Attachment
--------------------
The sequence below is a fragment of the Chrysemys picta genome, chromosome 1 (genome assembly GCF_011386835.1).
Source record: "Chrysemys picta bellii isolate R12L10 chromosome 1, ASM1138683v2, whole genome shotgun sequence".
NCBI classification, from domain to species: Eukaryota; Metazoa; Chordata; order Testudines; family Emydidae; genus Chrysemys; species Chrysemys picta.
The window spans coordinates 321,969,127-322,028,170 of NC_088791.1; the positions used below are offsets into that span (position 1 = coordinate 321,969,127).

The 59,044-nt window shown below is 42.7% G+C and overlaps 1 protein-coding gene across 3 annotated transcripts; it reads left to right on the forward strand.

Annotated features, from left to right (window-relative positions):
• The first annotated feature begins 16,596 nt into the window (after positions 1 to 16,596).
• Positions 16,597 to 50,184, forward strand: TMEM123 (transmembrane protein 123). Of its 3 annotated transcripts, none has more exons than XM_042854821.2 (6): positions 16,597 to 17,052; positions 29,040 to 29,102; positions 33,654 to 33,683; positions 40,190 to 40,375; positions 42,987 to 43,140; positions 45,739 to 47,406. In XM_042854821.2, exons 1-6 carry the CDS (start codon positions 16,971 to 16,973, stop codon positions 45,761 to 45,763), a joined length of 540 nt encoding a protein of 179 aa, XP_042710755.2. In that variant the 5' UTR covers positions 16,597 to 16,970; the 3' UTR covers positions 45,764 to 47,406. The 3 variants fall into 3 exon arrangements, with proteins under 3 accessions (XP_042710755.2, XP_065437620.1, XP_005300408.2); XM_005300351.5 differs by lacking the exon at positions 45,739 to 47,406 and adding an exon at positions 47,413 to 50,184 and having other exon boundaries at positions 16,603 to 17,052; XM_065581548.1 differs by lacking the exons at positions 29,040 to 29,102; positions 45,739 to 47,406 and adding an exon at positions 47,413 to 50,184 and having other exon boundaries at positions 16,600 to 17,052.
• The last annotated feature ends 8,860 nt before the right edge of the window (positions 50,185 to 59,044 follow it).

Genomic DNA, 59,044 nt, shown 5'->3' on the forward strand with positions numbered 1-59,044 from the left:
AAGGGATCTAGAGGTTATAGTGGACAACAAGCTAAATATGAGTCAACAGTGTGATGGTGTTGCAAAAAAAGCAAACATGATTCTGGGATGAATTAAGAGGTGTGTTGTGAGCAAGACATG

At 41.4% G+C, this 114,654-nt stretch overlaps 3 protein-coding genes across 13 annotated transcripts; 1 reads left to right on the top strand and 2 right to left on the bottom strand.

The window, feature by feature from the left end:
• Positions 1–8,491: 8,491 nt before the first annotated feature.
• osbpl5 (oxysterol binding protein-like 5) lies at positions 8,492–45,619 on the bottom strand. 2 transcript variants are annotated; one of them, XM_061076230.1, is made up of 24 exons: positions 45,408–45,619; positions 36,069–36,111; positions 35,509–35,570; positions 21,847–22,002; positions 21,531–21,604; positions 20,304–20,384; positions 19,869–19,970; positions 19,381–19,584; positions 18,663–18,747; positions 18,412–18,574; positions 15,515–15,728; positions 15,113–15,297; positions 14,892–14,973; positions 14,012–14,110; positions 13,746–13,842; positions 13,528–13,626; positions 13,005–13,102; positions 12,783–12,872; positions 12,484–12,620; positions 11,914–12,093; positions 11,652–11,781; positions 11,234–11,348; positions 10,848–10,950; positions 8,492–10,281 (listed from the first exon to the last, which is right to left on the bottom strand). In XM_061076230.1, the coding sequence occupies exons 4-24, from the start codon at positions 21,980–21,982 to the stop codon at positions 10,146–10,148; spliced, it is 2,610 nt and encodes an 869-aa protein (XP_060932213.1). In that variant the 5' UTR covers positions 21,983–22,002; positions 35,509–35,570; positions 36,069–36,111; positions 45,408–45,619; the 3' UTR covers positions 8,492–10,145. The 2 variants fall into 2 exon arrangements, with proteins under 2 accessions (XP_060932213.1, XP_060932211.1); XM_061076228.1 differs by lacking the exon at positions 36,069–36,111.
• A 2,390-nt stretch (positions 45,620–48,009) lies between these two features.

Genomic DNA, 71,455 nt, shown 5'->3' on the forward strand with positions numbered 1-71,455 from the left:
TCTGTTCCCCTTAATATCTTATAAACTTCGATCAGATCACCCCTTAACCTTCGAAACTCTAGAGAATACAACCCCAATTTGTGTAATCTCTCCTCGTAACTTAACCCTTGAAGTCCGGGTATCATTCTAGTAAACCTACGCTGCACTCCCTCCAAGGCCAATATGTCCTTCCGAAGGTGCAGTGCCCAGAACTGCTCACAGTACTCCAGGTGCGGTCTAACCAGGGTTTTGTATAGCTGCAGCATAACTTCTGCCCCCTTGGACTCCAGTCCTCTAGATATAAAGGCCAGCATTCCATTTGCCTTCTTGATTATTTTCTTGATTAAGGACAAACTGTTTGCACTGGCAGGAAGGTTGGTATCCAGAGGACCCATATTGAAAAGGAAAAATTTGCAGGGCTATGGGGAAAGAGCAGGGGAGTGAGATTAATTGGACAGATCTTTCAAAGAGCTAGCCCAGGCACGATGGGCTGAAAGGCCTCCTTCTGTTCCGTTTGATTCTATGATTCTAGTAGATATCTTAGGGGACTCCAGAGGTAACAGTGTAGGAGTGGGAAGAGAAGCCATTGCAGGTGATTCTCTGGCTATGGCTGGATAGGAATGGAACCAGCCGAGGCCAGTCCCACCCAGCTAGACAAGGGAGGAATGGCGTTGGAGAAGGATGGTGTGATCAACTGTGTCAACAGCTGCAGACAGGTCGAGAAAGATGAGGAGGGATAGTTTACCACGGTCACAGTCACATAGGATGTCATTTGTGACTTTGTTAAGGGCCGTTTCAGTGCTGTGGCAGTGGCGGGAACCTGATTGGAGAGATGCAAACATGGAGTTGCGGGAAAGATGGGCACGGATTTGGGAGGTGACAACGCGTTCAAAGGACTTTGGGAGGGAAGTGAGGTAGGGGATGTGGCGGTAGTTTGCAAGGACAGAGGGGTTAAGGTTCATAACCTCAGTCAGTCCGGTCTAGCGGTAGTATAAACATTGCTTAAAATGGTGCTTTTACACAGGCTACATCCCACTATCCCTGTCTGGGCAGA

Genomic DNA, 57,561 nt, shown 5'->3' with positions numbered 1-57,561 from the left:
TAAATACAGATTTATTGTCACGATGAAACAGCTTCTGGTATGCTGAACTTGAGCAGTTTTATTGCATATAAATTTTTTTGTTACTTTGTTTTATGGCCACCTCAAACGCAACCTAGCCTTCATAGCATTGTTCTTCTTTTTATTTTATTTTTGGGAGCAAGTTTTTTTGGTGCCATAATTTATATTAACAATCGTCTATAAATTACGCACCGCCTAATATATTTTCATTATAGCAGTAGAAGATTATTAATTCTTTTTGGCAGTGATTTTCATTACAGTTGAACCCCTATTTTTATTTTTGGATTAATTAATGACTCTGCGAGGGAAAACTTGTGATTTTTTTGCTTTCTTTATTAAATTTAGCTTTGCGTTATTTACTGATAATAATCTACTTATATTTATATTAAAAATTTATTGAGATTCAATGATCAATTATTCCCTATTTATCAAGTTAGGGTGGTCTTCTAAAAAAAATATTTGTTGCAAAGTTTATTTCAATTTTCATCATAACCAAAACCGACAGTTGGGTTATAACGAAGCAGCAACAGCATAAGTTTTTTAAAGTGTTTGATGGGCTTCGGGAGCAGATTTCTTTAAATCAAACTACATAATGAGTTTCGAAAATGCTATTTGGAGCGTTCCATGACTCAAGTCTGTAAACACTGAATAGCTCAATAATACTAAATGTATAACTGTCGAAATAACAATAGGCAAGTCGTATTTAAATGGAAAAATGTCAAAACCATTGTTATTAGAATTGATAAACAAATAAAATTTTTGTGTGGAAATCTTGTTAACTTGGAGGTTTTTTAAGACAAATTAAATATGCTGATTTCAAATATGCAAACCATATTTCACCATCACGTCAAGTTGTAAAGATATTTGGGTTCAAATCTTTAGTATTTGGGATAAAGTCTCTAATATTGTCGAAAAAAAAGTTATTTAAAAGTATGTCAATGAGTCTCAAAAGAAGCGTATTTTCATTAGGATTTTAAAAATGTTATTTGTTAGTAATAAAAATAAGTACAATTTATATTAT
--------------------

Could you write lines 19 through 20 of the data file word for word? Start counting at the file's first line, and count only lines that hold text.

Genomic DNA, 57,561 nt, shown 5'->3' with positions numbered 1-57,561 from the left:
TAAATACAGATTTATTGTCACGATGAAACAGCTTCTGGTATGCTGAACTTGAGCAGTTTTATTGCATATAAATTTTTTTGTTACTTTGTTTTATGGCCACCTCAAACGCAACCTAGCCTTCATAGCATTGTTCTTCTTTTTATTTTATTTTTGGGAGCAAGTTTTTTTGGTGCCATAATTTATATTAACAATCGTCTATAAATTACGCACCGCCTAATATATTTTCATTATAGCAGTAGAAGATTATTAATTCTTTTTGGCAGTGATTTTCATTACAGTTGAACCCCTATTTTTATTTTTGGATTAATTAATGACTCTGCGAGGGAAAACTTGTGATTTTTTTGCTTTCTTTATTAAATTTAGCTTTGCGTTATTTACTGATAATAATCTACTTATATTTATATTAAAAATTTATTGAGATTCAATGATCAATTATTCCCTATTTATCAAGTTAGGGTGGTCTTCTAAAAAAAATATTTGTTGCAAAGTTTATTTCAATTTTCATCATAACCAAAACCGACAGTTGGGTTATAACGAAGCAGCAACAGCATAAGTTTTTTAAAGTGTTTGATGGGCTTCGGGAGCAGATTTCTTTAAATCAAACTACATAATGAGTTTCGAAAATGCTATTTGGAGCGTTCCATGACTCAAGTCTGTAAACACTGAATAGCTCAATAATACTAAATGTATAACTGTCGAAATAACAATAGGCAAGTCGTATTTAAATGGAAAAATGTCAAAACCATTGTTATTAGAATTGATAAACAAATAAAATTTTTGTGTGGAAATCTTGTTAACTTGGAGGTTTTTTAAGACAAATTAAATATGCTGATTTCAAATATGCAAACCATATTTCACCATCACGTCAAGTTGTAAAGATATTTGGGTTCAAATCTTTAGTATTTGGGATAAAGTCTCTAATATTGTCGAAAAAAAAGTTATTTAAAAGTATGTCAATGAGTCTCAAAAGAAGCGTATTTTCATTAGGATTTTAAAAATGTTATTTGTTAGTAATAAAAATAAGTACAATTTATATTAT